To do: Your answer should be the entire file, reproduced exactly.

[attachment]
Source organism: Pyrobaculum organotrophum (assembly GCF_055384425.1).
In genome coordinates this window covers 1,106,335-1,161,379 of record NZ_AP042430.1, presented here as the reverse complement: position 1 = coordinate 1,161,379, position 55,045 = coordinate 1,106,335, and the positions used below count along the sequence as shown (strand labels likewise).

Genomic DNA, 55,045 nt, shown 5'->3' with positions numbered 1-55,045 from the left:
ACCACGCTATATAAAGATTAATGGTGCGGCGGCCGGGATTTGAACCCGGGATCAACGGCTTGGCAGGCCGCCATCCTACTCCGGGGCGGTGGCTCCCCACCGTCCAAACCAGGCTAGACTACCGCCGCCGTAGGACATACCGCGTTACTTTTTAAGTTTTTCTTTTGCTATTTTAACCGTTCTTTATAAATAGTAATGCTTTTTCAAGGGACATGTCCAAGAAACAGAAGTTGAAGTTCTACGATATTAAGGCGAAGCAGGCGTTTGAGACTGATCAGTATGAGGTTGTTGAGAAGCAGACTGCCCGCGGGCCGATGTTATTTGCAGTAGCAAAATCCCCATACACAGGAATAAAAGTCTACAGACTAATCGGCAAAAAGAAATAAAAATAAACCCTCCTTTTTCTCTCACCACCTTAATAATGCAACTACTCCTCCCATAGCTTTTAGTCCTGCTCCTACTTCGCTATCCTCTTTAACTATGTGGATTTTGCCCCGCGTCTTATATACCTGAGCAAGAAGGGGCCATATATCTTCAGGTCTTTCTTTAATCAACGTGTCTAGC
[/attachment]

Source organism: Pyrobaculum organotrophum (assembly GCF_055384425.1).
In genome coordinates this window covers 1,106,335-1,161,379 of record NZ_AP042430.1, presented here as the reverse complement: position 1 = coordinate 1,161,379, position 55,045 = coordinate 1,106,335, and the positions used below count along the sequence as shown (strand labels likewise).

Genomic DNA, 55,045 nt, shown 5'->3' with positions numbered 1-55,045 from the left:
ACCACGCTATATAAAGATTAATGGTGCGGCGGCCGGGATTTGAACCCGGGATCAACGGCTTGGCAGGCCGCCATCCTACTCCGGGGCGGTGGCTCCCCACCGTCCAAACCAGGCTAGACTACCGCCGCCGTAGGACATACCGCGTTACTTTTTAAGTTTTTCTTTTGCTATTTTAACCGTTCTTTATAAATAGTAATGCTTTTTCAAGGGACATGTCCAAGAAACAGAAGTTGAAGTTCTACGATATTAAGGCGAAGCAGGCGTTTGAGACTGATCAGTATGAGGTTGTTGAGAAGCAGACTGCCCGCGGGCCGATGTTATTTGCAGTAGCAAAATCCCCATACACAGGAATAAAAGTCTACAGACTAATCGGCAAAAAGAAATAAAAATAAACCCTCCTTTTTCTCTCACCACCTTAATAATGCAACTACTCCTCCCATAGCTTTTAGTCCTGCTCCTACTTCGCTATCCTCTTTAACTATGTGGATTTTGCCCCGCGTCTTATATACCTGAGCAAGAAGGGGCCATATATCTTCAGGTCTTTCTTTAATCAACGTGTCTAGC